This post is about extending your OSPF routing domain through a VRF in a MPLS backbone. If you are unfamiliar with the MPLS side of things check the previous post out. This post only focuses on the PE/CE side of things, it assumes that a working MPLS backbone has been set up.
Then you have the choice of if you plan on using the MPLS link as a primary link or as a backup.
Here is a step by step example of how to set up a very simple MPLS-VPN. Like last time I am doing this entirely in GNS3 using 2691s running 12.4(25d).
Just a bit of a discussion on the previous post.
Why would you use this, on a slightly more serious note than before – in all honesty I think you probably wouldn’t. But the point is it gives you the same kind of per-flow control that a lot of people seem to be looking forward to getting from SDN. It seems silly to me, but hey, if you want it, you can get it now.
The other point, is that by using MPLS-TE you only need to define the flow at its ingress point into the MPLS network. Using straight up vanilla PBR and you would have to configure all the links in the path.
Potentially in a very large scale data centre, you could – but I don’t see it happening. A more practical use case would be a large-scale MPLS WAN. If you have a large non-hierarchical WAN. Possibly you have a large number of links for redundancy but the layout does not use a nice campus-style 3 layer design due to geographic or optical fibre constraints. Due to the layout you will end up with some links completely underused – you could potentially tweak your per-link IGP metrics – but this might not even work depending on the topology.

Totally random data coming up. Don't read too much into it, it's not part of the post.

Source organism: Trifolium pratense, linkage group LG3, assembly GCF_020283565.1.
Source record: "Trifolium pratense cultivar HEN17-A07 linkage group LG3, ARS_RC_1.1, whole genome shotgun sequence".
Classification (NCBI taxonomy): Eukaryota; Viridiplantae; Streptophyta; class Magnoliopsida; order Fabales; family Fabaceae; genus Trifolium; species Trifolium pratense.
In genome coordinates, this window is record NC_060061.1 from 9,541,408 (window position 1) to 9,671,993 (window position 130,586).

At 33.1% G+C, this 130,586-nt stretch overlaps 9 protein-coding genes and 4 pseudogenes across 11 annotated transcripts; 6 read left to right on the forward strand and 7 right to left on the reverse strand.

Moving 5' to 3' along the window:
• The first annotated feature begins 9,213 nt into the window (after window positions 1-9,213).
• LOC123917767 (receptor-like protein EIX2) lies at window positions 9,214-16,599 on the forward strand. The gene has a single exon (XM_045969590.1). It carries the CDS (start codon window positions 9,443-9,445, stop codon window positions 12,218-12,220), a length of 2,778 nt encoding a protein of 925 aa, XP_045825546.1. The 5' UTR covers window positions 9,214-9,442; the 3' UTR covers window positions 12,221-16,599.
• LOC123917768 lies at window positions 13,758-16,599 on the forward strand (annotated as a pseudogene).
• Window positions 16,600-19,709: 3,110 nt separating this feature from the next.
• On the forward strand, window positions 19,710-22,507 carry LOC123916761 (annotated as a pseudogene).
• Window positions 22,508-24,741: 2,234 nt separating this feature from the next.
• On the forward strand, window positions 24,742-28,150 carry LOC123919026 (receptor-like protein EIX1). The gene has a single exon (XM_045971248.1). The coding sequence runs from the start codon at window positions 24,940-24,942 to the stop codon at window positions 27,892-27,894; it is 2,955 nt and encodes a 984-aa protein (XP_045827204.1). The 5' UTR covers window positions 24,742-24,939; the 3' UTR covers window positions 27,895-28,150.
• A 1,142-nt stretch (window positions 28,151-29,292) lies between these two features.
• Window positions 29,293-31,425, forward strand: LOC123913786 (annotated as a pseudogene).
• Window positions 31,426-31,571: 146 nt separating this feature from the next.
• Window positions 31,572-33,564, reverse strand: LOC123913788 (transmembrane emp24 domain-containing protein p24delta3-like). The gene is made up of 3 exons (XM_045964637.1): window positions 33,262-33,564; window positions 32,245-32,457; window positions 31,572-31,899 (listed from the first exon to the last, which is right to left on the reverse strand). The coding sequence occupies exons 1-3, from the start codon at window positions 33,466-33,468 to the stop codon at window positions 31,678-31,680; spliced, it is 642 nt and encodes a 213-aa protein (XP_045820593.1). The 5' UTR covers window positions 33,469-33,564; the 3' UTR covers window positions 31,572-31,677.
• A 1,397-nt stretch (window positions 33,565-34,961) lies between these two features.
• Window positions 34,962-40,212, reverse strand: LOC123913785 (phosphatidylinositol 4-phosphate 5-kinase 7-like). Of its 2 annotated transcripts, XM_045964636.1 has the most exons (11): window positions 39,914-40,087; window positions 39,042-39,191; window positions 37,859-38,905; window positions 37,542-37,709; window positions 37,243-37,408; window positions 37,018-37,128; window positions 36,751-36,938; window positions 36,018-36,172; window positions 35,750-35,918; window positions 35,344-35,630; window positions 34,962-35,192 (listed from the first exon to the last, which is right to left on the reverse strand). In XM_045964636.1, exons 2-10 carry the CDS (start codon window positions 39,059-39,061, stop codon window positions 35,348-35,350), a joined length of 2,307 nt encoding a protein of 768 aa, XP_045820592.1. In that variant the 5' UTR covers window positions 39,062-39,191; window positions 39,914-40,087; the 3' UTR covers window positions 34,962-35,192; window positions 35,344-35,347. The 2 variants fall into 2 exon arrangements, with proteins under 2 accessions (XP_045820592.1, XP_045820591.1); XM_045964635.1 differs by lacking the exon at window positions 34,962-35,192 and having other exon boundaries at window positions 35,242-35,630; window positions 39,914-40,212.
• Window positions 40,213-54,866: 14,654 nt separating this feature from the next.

Potentially you might have specific services that are bandwidth intensive – say, CCTV with offsite storage? Remote office data centre backups? Services that can be easily defined and may not be highly user-interactive so some added latency won’t be an issue.
But realistically, if you are that constrained for bandwidth, I think you will have other issues. Also remember if you are using all your redundant links – then they are no longer redundant links. It should be unnecessary for me to say that, but I often hear people complaining about spanning-tree blocked links, standby firewalls or backup Internet links complaining that they aren’t getting any use out of paid for resources. Well you are, it’s there if the primary breaks. If you use both (more than 50% anyway) and one breaks – then performance will degrade – which is not so good.
So the point of this post is to define a per-flow explicit path. Rather than just routing it one way or another using MPLS-TE, route some traffic one way and some another using some Policy Based Routing.
Here is a step by step configuration example to configure a specific path using MPLS-TE tunnels.
This was originally going to be a post about MPLS Fast Reroute. However two things happened, one the post became excessively long and two, I realised none of my simulated routers support MPLS FRR. Also, the Cisco Feature Navigator is lying to me again (FRR is supported on a 6500, FN claims this isn’t so.)